UBC Faculty Research and Publications

Effect of Sociodemographic Factors on Surgical Consultations and Hip or Knee Replacements among Patients with Osteoarthritis in British Columbia, Canada Rahman, Md Mushfiqur; Kopeć, Jacek A.; Sayre, Eric C.; Greidanus, Nelson; Aghajanian, Jaafar; Anis, Aslam H.; Cibere, Jolanda; Jordan, Joanne M.; Badley, Elizabeth M.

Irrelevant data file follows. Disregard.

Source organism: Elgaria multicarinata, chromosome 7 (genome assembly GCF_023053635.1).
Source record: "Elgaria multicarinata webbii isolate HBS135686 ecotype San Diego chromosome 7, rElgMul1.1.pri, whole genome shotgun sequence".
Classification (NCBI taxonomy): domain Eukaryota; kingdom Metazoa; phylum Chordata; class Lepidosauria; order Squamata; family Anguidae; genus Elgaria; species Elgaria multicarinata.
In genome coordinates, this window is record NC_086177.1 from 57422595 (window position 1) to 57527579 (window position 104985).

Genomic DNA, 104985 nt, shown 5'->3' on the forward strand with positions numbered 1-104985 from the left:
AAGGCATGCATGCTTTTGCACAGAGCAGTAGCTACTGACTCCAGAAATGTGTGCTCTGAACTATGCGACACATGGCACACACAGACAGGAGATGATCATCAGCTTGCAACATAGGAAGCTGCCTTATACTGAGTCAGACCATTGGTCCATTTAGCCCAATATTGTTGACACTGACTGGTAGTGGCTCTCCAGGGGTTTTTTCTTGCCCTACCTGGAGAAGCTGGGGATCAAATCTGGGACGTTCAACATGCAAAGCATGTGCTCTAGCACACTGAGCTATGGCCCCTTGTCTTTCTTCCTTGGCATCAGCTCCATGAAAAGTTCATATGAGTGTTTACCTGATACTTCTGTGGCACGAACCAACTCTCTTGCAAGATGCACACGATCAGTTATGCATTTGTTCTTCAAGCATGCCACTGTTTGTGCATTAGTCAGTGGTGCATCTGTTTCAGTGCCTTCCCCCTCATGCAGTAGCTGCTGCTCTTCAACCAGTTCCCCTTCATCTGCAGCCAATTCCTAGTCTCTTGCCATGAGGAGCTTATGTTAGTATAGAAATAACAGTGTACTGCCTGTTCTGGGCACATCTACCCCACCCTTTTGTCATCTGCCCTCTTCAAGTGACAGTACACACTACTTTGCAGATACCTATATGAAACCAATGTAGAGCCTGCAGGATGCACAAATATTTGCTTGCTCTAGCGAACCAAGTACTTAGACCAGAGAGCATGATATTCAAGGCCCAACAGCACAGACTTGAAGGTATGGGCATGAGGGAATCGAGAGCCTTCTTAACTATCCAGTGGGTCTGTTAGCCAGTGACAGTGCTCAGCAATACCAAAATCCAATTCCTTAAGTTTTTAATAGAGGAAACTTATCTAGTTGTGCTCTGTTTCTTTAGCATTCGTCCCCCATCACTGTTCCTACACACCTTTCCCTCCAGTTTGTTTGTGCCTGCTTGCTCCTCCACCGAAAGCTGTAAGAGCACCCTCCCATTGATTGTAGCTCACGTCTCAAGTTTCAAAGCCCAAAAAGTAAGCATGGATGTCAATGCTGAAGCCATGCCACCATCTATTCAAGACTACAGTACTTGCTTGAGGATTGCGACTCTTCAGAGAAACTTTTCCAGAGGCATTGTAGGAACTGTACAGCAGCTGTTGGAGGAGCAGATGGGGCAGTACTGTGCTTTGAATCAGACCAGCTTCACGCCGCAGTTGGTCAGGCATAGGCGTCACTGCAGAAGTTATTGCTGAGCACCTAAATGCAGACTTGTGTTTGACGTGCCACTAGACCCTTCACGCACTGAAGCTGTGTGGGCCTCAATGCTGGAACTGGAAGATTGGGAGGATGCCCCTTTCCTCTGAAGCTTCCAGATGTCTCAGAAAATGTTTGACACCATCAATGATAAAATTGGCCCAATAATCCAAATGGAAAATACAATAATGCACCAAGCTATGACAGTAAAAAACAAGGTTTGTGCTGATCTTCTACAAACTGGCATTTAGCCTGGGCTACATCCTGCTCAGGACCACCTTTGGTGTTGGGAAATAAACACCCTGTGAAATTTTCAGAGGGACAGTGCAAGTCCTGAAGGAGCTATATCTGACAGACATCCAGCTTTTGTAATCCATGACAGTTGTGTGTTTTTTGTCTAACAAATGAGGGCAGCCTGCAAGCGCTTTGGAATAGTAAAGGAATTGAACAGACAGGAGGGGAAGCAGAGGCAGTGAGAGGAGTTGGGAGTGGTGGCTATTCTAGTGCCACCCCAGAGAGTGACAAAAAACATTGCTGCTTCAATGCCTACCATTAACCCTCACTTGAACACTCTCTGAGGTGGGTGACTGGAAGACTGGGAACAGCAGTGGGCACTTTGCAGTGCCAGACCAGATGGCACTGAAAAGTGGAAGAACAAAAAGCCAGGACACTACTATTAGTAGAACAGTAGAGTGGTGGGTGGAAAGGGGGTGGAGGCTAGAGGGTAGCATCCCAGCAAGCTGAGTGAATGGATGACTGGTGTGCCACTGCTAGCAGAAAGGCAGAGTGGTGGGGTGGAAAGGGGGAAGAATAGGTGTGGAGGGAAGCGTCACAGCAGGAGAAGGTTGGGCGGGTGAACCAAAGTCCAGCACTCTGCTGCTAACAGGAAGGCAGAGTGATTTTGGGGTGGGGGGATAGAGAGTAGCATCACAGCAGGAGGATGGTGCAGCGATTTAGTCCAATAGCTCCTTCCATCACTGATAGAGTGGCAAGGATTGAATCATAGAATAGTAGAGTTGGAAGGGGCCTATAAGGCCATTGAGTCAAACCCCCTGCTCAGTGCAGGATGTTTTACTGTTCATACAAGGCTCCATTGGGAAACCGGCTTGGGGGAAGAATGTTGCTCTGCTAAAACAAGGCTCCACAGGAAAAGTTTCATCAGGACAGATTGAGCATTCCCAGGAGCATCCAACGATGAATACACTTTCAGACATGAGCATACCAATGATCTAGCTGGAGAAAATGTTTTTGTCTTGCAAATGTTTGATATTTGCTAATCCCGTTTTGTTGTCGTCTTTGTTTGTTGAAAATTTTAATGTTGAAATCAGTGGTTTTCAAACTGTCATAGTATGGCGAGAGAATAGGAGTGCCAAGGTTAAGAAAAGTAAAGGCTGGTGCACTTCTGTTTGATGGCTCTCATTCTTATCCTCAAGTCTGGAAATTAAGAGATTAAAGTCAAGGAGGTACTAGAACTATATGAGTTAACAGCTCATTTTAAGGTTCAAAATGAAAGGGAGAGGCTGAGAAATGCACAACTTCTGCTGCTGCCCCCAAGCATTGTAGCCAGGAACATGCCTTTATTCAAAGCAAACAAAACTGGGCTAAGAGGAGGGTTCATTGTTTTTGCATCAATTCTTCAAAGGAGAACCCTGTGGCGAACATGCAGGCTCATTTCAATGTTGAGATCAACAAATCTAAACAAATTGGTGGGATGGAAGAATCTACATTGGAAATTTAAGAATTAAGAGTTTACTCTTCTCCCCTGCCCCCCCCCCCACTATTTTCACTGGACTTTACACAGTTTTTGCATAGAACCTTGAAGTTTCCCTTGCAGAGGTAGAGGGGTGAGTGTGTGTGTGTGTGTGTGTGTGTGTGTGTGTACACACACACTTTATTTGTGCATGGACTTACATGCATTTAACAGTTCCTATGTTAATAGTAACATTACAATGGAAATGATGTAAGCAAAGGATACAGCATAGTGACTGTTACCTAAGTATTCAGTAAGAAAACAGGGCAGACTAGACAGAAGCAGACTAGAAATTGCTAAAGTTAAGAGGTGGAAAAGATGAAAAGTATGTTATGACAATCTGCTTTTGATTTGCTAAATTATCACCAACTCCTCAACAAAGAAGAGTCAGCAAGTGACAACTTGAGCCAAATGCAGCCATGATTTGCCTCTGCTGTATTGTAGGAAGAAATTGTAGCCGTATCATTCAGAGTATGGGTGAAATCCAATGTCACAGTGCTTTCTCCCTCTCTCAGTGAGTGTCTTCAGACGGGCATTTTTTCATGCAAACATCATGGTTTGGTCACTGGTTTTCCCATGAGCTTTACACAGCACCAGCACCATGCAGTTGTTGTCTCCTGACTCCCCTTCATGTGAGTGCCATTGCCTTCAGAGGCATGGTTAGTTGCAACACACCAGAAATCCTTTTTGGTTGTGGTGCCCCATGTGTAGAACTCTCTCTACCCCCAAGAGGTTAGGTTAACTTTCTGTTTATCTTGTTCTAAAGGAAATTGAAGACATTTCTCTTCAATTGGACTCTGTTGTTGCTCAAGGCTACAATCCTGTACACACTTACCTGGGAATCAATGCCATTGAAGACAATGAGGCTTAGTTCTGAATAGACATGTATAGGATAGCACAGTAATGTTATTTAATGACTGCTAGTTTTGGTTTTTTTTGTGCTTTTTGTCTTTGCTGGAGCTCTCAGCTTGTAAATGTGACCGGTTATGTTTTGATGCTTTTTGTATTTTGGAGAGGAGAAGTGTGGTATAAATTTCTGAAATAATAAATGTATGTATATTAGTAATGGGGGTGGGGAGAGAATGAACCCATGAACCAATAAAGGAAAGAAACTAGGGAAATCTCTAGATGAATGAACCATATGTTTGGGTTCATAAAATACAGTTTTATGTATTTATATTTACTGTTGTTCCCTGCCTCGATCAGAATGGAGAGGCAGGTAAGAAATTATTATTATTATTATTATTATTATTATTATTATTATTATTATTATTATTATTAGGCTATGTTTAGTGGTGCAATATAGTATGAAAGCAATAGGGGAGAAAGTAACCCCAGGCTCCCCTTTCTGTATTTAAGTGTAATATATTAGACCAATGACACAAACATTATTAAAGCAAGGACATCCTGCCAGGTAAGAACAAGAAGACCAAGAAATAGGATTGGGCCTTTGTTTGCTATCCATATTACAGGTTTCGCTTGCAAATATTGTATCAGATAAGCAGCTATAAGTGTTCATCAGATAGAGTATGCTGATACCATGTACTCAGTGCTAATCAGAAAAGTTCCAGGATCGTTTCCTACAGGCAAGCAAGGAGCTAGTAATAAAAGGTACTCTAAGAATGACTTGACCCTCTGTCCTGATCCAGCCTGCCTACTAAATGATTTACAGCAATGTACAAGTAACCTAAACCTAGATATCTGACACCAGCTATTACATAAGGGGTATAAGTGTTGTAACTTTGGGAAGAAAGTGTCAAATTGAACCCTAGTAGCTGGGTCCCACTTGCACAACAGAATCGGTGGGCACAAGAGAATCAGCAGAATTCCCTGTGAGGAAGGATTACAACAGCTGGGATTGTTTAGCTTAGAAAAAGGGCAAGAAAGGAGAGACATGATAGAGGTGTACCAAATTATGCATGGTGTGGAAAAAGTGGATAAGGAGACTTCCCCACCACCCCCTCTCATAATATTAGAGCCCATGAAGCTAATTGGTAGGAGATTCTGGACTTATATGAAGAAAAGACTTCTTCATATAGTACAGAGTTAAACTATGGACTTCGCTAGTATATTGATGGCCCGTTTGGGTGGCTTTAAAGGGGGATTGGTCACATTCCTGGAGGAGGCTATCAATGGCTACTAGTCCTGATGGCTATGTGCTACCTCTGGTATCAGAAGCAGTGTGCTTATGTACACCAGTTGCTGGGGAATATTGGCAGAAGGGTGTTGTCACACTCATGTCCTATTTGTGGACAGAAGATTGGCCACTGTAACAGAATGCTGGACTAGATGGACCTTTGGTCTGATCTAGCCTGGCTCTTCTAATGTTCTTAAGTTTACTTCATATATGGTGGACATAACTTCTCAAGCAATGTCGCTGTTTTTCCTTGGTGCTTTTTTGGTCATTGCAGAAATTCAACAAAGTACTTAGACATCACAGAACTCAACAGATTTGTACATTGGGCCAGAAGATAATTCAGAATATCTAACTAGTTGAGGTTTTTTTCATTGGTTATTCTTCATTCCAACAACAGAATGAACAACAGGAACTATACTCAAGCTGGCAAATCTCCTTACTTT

Objectives To quantify the effect of demographic variables and socioeconomic status (SES) on surgical consultation and total joint arthroplasty (TJA) rates among osteoarthritis (OA) patients, using population-based administrative data. Research Design A cohort study was conducted in British Columbia using population data from 1991 to 2004. From April 1996 to March 1998, we have documented 34,420 new OA patients and these patients were followed to March 2004 for their first surgical consultation and TJA. Effects of age, sex, and SES were evaluated by Cox proportional hazards models after adjusting for co-morbidities and pain medication used. Results During a mean 5.5 year follow up period, 7,475 OA patients had their first surgical consultations and 2,814 patients received TJA within a 6 years mean follow up period. Crude hazards ratio (HR) for men compared to women was 1.25 (95% CI, 1.20-1.31) for surgical consultation and was 1.14 (95% CI, 1.06-1.23) for TJA. The interaction between sex and SES was significant. Stratified analysis showed among men, HR of 1.42 (95% CI, 1.27-1.58) and 1.52 (95% CI, 1.26-1.83) for surgical consultations and TJA respectively for the highest SES compared with the lowest SES quintiles. Similar significant results were observed among women. Conclusions Differential access to the health care system exists among patients with OA. Women with OA were less likely than men to see an orthopedic surgeon as well as to obtain a TJA. Patients with higher SES consulted orthopedic surgeons more frequently and received more TJA than those with the lowest SES.

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